Santi Cazorla: Arsenal lack 'winning mentality' and must address their self-belief, says midfielder ahead of FA Cup semi-final against Wigan
Midfielder has been disappointed with Arsenal's fall down the Premier League table and admits he is determined to secure silverware whether it is with the Gunners or elsewhere
Wednesday 09 April 2014
Arsenal’s lack of a winning mentality and self-belief is to blame for their recent slump in form, midfielder Santi Cazorla has admitted ahead of Saturday’s FA Cup semi-final clash against Wigan.
The Gunners have fallen out of the Premier League title race and are in serious danger of missing out on the top four altogether following the 3-0 defeat to fifth-placed Everton on the weekend. The FA Cup is now the only option the club have of ending their barren run that has seen them go nine years without a trophy, and Cazaorla has admitted in the build-up to the Wembley match that the side have shown a lack of a champions mentality in recent weeks which has cost them dear.
“We haven’t got a winning mentality and we have to believe in ourselves (more),” said Cazorla. “Sometimes you can get used to not fighting, but we can’t do that. Arsenal is and will always be a historic football club, we have to look forward.
“We’ve been unlucky in several games. We had a lot of chances to win against Manchester United and there was Ozil’s penalty (against Bayern). We couldn’t recover after going out against Bayern in the Champions League.
“And the defeat against Stoke finished us. You can’t lose against Stoke if you aspire to be the next champion.”
Worryingly for Gunners’ fans, Cazorla explained that he is determined to succeed in his hunt for silverware, and if that means leaving the club to boost his chances, then he is willing to make that decision.
The north London side have already seen their best players in recent years such as Robin van Persie, Samir Nasri and Cesc Fabregas leave the club after long spells without success, and Cazorla could also look elsewhere in the future – but only if he does not reach that goal with his current club.
“I want titles and that is why I came to Arsenal,” Cazorla explained. “Every football player wants to win titles. We’ve gone many years without winning one. And if not, what I’ll look for in my next destination is to have the chance to win.”
The midfielder agreed to extend his contract last month, tying his future down until 2016 when he will be 31, and Cazorla is refusing to rule out a return to Spain if he feels that is the best option available.
“I don’t want to close doors, but nowadays I’ve a contract with Arsenal for two more seasons,” Cazorla explained. “When I’m turning 31 I’ll evaluate myself and I’ll choose the best option. In which case, I would be delighted to come back [to Spain].”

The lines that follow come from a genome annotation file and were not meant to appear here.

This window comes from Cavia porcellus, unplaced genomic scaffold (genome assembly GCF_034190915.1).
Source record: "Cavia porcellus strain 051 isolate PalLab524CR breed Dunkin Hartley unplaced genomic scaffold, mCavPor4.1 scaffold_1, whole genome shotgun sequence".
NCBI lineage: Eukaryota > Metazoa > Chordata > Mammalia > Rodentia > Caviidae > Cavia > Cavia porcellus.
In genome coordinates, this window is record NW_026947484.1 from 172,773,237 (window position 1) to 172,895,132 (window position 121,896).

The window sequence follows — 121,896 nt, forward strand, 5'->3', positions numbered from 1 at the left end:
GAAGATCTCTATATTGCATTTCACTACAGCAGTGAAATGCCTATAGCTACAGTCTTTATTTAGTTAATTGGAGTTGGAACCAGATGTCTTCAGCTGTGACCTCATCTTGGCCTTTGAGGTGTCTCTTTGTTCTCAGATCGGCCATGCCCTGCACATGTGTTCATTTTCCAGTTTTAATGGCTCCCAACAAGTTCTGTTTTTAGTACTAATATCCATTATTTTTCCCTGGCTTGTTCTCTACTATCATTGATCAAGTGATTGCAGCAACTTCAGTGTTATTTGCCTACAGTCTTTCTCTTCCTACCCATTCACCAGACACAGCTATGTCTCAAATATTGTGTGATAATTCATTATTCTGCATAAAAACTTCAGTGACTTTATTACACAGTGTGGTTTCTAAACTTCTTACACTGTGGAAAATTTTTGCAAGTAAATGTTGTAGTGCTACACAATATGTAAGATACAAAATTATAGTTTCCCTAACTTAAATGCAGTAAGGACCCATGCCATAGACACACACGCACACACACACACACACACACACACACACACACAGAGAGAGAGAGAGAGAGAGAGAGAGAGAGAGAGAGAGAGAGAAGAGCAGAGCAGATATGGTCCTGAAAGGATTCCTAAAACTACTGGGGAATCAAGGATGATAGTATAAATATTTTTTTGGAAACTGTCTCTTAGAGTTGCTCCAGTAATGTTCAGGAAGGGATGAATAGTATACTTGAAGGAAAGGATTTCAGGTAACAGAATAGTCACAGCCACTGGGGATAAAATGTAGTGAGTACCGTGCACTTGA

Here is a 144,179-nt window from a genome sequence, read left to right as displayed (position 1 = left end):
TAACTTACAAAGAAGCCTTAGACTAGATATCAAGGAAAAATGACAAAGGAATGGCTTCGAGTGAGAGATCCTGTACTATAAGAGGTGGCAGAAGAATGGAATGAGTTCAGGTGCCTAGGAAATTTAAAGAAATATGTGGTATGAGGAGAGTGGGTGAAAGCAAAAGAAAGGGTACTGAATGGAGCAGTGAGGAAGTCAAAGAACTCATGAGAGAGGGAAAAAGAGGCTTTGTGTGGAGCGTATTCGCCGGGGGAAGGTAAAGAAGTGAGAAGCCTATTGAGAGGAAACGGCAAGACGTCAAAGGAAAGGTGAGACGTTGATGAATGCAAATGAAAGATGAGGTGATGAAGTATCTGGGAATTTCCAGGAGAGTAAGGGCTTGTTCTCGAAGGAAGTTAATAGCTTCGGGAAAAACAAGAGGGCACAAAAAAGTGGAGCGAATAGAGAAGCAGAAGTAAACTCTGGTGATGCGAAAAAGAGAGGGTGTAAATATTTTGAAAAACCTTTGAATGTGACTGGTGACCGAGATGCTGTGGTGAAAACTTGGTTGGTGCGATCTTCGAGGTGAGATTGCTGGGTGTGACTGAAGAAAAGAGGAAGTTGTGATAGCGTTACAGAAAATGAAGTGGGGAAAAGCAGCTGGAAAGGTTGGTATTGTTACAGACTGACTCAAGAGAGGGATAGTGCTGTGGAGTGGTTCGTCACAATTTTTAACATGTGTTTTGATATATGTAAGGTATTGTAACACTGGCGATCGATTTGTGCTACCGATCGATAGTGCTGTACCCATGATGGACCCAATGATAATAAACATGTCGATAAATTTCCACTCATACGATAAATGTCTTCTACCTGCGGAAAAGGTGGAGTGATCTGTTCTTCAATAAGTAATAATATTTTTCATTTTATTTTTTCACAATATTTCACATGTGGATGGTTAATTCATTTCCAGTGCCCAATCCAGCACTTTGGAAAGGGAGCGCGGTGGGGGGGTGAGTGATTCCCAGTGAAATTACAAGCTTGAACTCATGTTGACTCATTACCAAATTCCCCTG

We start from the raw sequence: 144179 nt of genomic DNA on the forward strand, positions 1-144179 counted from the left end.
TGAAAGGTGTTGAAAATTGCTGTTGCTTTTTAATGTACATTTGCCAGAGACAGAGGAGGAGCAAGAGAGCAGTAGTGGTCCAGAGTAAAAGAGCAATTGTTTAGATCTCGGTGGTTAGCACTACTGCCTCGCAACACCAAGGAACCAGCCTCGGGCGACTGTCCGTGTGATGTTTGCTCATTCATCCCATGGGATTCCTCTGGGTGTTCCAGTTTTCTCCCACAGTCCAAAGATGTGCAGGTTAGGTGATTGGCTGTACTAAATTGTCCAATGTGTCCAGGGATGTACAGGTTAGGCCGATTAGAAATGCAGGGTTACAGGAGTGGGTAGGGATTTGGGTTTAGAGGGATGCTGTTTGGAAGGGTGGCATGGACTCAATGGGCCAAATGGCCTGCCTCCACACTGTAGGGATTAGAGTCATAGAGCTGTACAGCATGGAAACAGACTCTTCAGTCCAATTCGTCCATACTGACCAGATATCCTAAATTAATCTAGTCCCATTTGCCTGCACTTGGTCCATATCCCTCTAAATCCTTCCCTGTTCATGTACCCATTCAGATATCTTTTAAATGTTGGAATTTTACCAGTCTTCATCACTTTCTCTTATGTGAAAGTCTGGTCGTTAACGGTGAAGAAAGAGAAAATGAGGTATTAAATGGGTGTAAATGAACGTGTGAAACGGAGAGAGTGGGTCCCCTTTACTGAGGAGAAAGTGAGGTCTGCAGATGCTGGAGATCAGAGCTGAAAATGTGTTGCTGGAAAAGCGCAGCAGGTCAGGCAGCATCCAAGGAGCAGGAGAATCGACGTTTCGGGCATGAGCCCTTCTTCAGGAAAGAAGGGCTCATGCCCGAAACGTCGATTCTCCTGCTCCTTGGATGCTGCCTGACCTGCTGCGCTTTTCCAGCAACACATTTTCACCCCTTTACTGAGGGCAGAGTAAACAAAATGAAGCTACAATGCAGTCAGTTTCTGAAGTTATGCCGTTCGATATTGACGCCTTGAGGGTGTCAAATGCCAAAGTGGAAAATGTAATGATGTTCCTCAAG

The club’s dramatic fall from the top of the Premier League has coincided with the absence of a number of key players, with long-term injuries to Theo Walcott, Mesut Özil, Jack Wilshere and the recently returned Aaron Ramsey robbing the side of their pace in attack.
It was the £42.5m addition of Özil last summer that renewed Arsenal supporters’ hopes that they could challenge for a first Premier League title since 2003-04, and while their season got off to a good start, it has tailed off as injuries have taken their toll.
Cazorla feels that the big-spending approach is the right one to take if Arsenal are to compete in the years to come, and wants to see more additions of the talents akin to the German playmaker in the near-future.
“Arsenal has everything to win. History, infrastructure, an incredible stadium and great players,” he told website Sport360. “But we have to improve at crucial moments and sign the best football players because if you don’t do that, you may lag behind others.
“That is what makes it different at other clubs. You’ve a good example in Manchester City who signed Fernandiho, (Alvaro) Negredo... or even Manchester United with (Robin) van Persie and (Juan) Mata.
“Arsenal know what they need next season, but it’s almost impossible to win a title if we haven’t got these kind of things.”
He also took the time to back his midfield team-mate Özil after the 25-year-old was recently criticised for his own slump in form. Cazorla feels that if the fans show confidence in his abilities, then they will reap the rewards of an “extraordinary” player.
“He has come at a difficult time,” admitted Cazorla. “When he arrived in London, he did an extraordinary job and people demanded his best level every match. But when he decreased his performance, the team suffered.
“Besides, I read a lot of articles about Özil in Spain that affected him. We need to give him confidence and to show affection.”
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